Conn is a parentless, homeless boy who steals to survive. His theft of a magical device results in his induction into a wizard's menage and the development of his own skills. Before he can participate fully as a student in the school that will train him as a magician, Conn must learn to read and to accept others' help in the first of this five-volume series that has been translated internationally and praised by legendary fantasy author Diana Wynne Jones. More than magic, Conn's story directs our attention to themes of prejudice and trust, constituted families as well as natural ones, and balancing independence with support. Lest this sound moralizing, the long arc of these stories is also engaging and fun, the result of a sure and convincing narrative voice, as well as authorial vision.
Fangirl: A Novel
By Rainbow Rowell
Rowell's works are often described as crossover titles — ones that appeal to both teens and adults. Fangirl features Cath in her first year at college, struggling to acclimate to the conditions of her changing life and to the expectations of higher education. Her identity as a fan-fiction author doesn't help her in the college classroom, though it does factor into her friendships and a blossoming romance. Her gradual transition into a more independent and capable individual and writer is mirrored in passages of fan fiction that recreate a Harry Potter-esque series.
Carry On: A Novel
By Rainbow Rowell
While the fan fiction in Fangirl is written in the voice of 18-year-old Cath, in Carry On, we see what an adult novelist with considerable skill makes of the premise introduced in the earlier title. At the Watford School of Magicks, language is central to power. Familiar phrases aren't disparaged as clichés. Instead, magical power derives from repeated use of conventional expressions, whether slang or song lyrics. Seeing that premise play out throughout the novel is fascinating, as are the relationships between richly imagined characters. While Simon Snow is the hero, the clever and emotionally complex vampire, Baz, lingers in the reader's memory.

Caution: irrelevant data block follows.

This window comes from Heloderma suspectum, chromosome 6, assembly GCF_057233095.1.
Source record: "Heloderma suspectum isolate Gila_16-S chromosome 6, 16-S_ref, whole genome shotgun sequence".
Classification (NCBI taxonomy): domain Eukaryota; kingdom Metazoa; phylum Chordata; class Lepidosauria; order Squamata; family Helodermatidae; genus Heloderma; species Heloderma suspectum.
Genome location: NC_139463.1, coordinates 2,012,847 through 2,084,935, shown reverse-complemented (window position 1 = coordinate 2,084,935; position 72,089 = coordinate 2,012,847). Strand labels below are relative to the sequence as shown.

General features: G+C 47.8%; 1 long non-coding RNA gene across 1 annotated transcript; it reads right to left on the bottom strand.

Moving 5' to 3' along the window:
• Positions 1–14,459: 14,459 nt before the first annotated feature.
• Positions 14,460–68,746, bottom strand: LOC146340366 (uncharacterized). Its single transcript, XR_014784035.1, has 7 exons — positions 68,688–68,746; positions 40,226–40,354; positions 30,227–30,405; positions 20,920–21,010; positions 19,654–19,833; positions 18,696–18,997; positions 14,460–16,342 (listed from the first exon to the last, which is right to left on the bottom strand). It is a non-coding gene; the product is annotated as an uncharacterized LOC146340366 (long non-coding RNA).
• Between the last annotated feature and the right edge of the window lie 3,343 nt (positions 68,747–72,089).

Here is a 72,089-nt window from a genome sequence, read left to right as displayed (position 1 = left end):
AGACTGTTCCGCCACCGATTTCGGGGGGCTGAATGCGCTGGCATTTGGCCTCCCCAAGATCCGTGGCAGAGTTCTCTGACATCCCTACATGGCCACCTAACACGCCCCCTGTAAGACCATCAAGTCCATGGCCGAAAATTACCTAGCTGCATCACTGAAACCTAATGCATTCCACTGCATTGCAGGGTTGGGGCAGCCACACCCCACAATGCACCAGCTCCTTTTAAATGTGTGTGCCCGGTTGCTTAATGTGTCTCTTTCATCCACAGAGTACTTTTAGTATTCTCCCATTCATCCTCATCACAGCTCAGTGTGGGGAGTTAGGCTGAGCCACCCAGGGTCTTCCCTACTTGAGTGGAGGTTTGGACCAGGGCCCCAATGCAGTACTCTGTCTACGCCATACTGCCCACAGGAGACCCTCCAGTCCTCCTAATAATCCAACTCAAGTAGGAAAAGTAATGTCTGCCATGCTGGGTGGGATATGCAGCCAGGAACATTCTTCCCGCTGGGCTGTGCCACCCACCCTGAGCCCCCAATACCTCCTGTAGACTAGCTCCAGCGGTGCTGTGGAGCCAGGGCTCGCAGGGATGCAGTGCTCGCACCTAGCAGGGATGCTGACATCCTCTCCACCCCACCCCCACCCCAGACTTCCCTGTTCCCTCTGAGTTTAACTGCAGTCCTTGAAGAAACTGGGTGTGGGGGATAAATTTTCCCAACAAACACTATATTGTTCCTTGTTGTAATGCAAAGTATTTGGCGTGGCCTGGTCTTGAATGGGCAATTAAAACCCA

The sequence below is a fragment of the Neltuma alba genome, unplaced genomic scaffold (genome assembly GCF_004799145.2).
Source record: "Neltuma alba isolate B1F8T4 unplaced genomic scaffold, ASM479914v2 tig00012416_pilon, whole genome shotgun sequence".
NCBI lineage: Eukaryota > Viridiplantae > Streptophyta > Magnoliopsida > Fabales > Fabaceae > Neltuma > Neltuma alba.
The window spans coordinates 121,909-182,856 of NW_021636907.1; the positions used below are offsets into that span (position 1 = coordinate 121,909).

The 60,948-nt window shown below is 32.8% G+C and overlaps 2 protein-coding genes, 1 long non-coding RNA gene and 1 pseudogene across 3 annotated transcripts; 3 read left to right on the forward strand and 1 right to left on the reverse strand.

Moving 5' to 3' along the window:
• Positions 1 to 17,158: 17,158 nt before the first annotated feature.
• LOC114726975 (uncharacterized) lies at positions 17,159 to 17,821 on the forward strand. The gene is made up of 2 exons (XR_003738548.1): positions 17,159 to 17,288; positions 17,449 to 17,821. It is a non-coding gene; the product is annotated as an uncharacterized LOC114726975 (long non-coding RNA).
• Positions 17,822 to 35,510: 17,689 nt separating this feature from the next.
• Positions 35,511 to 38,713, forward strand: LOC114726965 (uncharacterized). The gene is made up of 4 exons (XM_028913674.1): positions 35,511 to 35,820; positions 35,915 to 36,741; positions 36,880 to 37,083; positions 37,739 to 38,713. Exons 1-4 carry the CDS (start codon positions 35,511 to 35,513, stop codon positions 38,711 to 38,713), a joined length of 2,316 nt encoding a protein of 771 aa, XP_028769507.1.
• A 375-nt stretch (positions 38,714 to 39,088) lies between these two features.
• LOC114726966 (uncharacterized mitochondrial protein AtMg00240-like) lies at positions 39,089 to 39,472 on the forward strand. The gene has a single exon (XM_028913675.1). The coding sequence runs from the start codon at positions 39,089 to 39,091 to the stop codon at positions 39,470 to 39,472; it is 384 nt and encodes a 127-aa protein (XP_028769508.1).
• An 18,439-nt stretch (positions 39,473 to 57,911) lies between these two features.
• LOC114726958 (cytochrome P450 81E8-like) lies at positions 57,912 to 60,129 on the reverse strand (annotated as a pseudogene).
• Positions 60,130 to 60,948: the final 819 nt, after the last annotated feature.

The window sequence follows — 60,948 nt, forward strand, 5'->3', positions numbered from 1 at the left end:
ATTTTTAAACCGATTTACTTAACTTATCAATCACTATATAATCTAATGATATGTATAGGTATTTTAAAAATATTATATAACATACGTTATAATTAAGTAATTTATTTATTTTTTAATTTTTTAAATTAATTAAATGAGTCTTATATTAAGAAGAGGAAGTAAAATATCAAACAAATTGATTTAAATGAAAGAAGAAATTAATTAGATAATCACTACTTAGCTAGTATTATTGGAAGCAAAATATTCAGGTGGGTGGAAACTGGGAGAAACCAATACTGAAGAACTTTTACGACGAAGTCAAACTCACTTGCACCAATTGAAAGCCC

An Abundance of Katherines
By John Green
Among Green's fans, this novel is too often relegated to the status of least favorite. He's best known, of course, for the deeply felt and rending novel, The Fault in Our Stars. For me, however, the lighter tone of An Abundance of Katherines and — spoiler alert — its happy ending make it suited for inclusion in a young adult literature syllabus with varied characters, moods, and themes. Colin, once a well-known child prodigy, deals with the double blow of feeling that he's not living up to his youthful potential and losing his girlfriend just after their high-school graduation. His friend and foil Hassan insists that a spontaneous road trip will break Colin out of his doldrums. Although Colin clings to his notebooks and intellectual ideas in hopes of a breakthrough, in the end, Hassan is the one who is proven correct. With David-Foster-Wallace-style footnotes and considerable wit, this summer road trip novel is a thing of joy.
Got a booklist to share? Send it to editorial_at_chroniclevitae_dot_com. List your 5 favorite books in your field or in some other category — and tell us in a few sentences why you would recommend them — and we will consider your booklist for publication.